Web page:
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Old 29th December 2017, 06:37 PM   #1
AHorsa
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Default Walloon sword 17th century

Dear All,

just acquired this classical walloon sword today. The blade shows the passauer wolf as well as the inscription "S A H A G O M".
The iron condition is amazingly good for its 350 years, only few pittings.

I plan to fix the grip wires but I am not sure if I should remove the rust, which is just loose surface rust and would be easy and gently to remove using e.g. steel wool.
What is your opinion on this? Leave it as found or clean it?

Best regards
Andreas
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Old 30th December 2017, 05:12 PM   #2
CSinTX
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Very nice!

I vote clean it. That blade is going to look really good cleaned up a little.
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Old 30th December 2017, 10:43 PM   #3
AHorsa
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thanks for your reply. I also think I will clean it. Will post pictures of the outcome.

one general question on those Walloon swords:
some descriptions say it is the French model 1678/79, some say they are Dutch and around 1650, some has a xxx-mark on the ricasso, which some people interpret as an arsenal stamp for the Amsterdam town guard but I also read that those stamps are just trader stamps.
Can someone bring light into the darkness and explain where those swords can be located and how they can be dated?

Kind regards
Andreas
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Old 31st December 2017, 03:34 AM   #4
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Yes, definitely give it some light cleaning, just nothing major.

The wire can be repaired, not such a big deal, I just would not replace it, as much as possible.

Nice piece!
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Old 31st December 2017, 10:47 AM   #5
canos
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Don't clean with steel wool to remove rust. Better take NEVER DULL, Brunox or Ballistol. Allow to work for some time. Wipe off. Better results with Brunox.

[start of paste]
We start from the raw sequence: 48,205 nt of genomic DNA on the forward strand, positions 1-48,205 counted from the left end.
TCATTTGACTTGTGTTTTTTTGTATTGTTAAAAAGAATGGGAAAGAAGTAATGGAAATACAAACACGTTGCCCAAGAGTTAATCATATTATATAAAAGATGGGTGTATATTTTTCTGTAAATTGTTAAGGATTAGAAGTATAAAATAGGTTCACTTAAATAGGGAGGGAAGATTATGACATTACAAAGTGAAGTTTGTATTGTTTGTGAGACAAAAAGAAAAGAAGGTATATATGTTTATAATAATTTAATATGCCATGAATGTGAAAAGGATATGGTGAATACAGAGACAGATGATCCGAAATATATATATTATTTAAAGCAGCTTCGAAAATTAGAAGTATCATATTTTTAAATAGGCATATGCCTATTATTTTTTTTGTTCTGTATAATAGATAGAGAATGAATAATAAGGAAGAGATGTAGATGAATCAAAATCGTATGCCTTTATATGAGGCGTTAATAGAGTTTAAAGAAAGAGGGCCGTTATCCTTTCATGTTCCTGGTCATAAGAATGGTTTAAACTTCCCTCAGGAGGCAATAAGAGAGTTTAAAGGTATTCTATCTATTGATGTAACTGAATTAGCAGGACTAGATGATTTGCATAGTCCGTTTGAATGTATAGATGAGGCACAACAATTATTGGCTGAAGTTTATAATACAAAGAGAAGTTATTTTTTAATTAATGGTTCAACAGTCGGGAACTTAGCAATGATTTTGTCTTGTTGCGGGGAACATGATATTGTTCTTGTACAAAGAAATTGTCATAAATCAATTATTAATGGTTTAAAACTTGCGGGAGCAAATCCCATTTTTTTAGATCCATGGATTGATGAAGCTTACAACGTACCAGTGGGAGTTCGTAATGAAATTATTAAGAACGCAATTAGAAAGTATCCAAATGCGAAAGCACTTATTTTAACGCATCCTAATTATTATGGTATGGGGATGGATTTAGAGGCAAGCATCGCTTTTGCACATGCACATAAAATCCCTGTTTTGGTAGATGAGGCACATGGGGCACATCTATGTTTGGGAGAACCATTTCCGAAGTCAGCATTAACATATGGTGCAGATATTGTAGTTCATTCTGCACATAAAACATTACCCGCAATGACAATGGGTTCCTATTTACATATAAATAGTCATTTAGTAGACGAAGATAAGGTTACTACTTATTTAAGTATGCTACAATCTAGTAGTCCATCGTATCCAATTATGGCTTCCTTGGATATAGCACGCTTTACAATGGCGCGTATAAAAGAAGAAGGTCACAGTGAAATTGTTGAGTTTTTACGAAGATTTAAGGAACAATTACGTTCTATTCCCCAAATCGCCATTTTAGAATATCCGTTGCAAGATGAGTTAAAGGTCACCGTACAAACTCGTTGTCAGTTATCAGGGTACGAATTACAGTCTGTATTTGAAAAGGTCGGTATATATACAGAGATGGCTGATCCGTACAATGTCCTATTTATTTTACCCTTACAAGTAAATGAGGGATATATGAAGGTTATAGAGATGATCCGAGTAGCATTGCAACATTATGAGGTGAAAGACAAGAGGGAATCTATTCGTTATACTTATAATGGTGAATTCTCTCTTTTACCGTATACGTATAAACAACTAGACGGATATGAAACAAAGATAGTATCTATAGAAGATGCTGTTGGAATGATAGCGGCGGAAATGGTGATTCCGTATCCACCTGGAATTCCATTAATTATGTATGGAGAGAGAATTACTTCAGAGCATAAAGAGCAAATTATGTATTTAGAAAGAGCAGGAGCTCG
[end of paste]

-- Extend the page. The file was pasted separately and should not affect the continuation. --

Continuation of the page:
Kind regards
Canos


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Last edited by fernando : 1st January 2018 at 10:08 AM. Reason: Poster re-submitted translation
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Old 1st January 2018, 10:52 AM   #6
canos
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Default General about Wallone sword

Quote:
Originally Posted by AHorsa
thanks for your reply. I also think I will clean it. Will post pictures of the outcome.

one general question on those Walloon swords:
some descriptions say it is the French model 1678/79, some say they are Dutch and around 1650, some has a xxx-mark on the ricasso, which some people interpret as an arsenal stamp for the Amsterdam town guard but I also read that those stamps are just trader stamps.
Can someone bring light into the darkness and explain where those swords can be located and how they can be dated?

Kind regards
Andreas



Hello Andreas,
the Wallonne was used during the Thirty Years' War (1618-1648) generally in Germany, the Netherlands, Switzerland and Scandinavia. After their campaign against the Netherlands in 1672 the French took over the model of the Wallonne for the French army. He served at the time of Louis XIII. and Louis XIV of the French army as a rider weapon ( Dragoons,. the Cavalerie Legère ). The Wallone was the precursor of a regulated weapon for the French army. The Minister of War under Louis XIVh had a substantial share in it: Francois Michel LE TELLIER, MARQUIS DE LOUVOIS. His work is closely linked to the historical development of the French army. A strict regulation did not exist yet. The manufacturing took over various weapons makers who can explain the deviations in the sword. Around 1679, the Wallonne was officially incorporated into the French army in France, but initially without strict rules. From today's Wallonne were numerous weapons, otherwise procured Wallonne of private manufacturers in the army available.

The blades of these swords have a variety of inscriptions:
- "M.E.F.E.C.I.T and + S + A + H + A + G + V + N" - Alonso de SAHAGUM (the older / younger one) a manufacturer in Toledo. His trademark: "S" under stylized crown, in a carded coat of arms. The blades marked "SAHAGUN" are not from Toledo! The license plate is missing.
- "MEFECIT - MH": MH = unknown manufacturer or "MEFECIT - CB" = Clemens
Botter or Potter.
- "S + A + H + A + G + O + N" = cf. about.
- "ME FECIT SALINGEN" = I was made in Solingen.

All inscriptions come with the Passauer Wolfzeichen , here a "modified, smooth" form, as well as the inscription SAHAGON - they served as a quality feature or sales aid.

Kind regards
Canos
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